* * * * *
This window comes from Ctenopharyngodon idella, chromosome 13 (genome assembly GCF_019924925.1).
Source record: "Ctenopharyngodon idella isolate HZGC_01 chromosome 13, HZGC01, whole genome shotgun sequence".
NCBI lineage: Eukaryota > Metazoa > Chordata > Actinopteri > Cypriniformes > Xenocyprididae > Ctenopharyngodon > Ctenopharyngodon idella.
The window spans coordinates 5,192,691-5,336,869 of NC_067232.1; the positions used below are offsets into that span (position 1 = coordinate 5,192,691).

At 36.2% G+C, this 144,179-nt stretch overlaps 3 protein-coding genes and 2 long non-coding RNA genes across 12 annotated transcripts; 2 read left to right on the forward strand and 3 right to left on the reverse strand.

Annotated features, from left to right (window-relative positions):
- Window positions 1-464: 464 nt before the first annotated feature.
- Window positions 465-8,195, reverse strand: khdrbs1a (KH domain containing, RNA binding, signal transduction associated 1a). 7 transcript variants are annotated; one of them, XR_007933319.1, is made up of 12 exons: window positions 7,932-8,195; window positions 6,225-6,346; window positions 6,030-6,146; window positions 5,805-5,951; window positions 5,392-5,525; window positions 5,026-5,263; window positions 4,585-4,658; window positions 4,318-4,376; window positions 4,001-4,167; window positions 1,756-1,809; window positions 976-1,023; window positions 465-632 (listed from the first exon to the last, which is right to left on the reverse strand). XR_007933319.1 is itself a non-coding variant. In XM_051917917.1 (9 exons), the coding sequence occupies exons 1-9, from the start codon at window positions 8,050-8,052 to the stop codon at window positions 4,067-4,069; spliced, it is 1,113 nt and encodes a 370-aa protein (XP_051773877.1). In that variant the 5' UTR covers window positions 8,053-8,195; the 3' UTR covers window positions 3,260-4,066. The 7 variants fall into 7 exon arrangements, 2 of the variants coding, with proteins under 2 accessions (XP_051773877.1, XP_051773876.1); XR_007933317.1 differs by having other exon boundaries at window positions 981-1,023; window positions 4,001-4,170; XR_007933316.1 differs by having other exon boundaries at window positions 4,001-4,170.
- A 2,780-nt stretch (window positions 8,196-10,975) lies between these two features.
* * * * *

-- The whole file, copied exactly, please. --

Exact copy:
This window comes from Ctenopharyngodon idella, chromosome 13 (genome assembly GCF_019924925.1).
Source record: "Ctenopharyngodon idella isolate HZGC_01 chromosome 13, HZGC01, whole genome shotgun sequence".
NCBI lineage: Eukaryota > Metazoa > Chordata > Actinopteri > Cypriniformes > Xenocyprididae > Ctenopharyngodon > Ctenopharyngodon idella.
The window spans coordinates 5,192,691-5,336,869 of NC_067232.1; the positions used below are offsets into that span (position 1 = coordinate 5,192,691).

At 36.2% G+C, this 144,179-nt stretch overlaps 3 protein-coding genes and 2 long non-coding RNA genes across 12 annotated transcripts; 2 read left to right on the forward strand and 3 right to left on the reverse strand.

Annotated features, from left to right (window-relative positions):
- Window positions 1-464: 464 nt before the first annotated feature.
- Window positions 465-8,195, reverse strand: khdrbs1a (KH domain containing, RNA binding, signal transduction associated 1a). 7 transcript variants are annotated; one of them, XR_007933319.1, is made up of 12 exons: window positions 7,932-8,195; window positions 6,225-6,346; window positions 6,030-6,146; window positions 5,805-5,951; window positions 5,392-5,525; window positions 5,026-5,263; window positions 4,585-4,658; window positions 4,318-4,376; window positions 4,001-4,167; window positions 1,756-1,809; window positions 976-1,023; window positions 465-632 (listed from the first exon to the last, which is right to left on the reverse strand). XR_007933319.1 is itself a non-coding variant. In XM_051917917.1 (9 exons), the coding sequence occupies exons 1-9, from the start codon at window positions 8,050-8,052 to the stop codon at window positions 4,067-4,069; spliced, it is 1,113 nt and encodes a 370-aa protein (XP_051773877.1). In that variant the 5' UTR covers window positions 8,053-8,195; the 3' UTR covers window positions 3,260-4,066. The 7 variants fall into 7 exon arrangements, 2 of the variants coding, with proteins under 2 accessions (XP_051773877.1, XP_051773876.1); XR_007933317.1 differs by having other exon boundaries at window positions 981-1,023; window positions 4,001-4,170; XR_007933316.1 differs by having other exon boundaries at window positions 4,001-4,170.
- A 2,780-nt stretch (window positions 8,196-10,975) lies between these two features.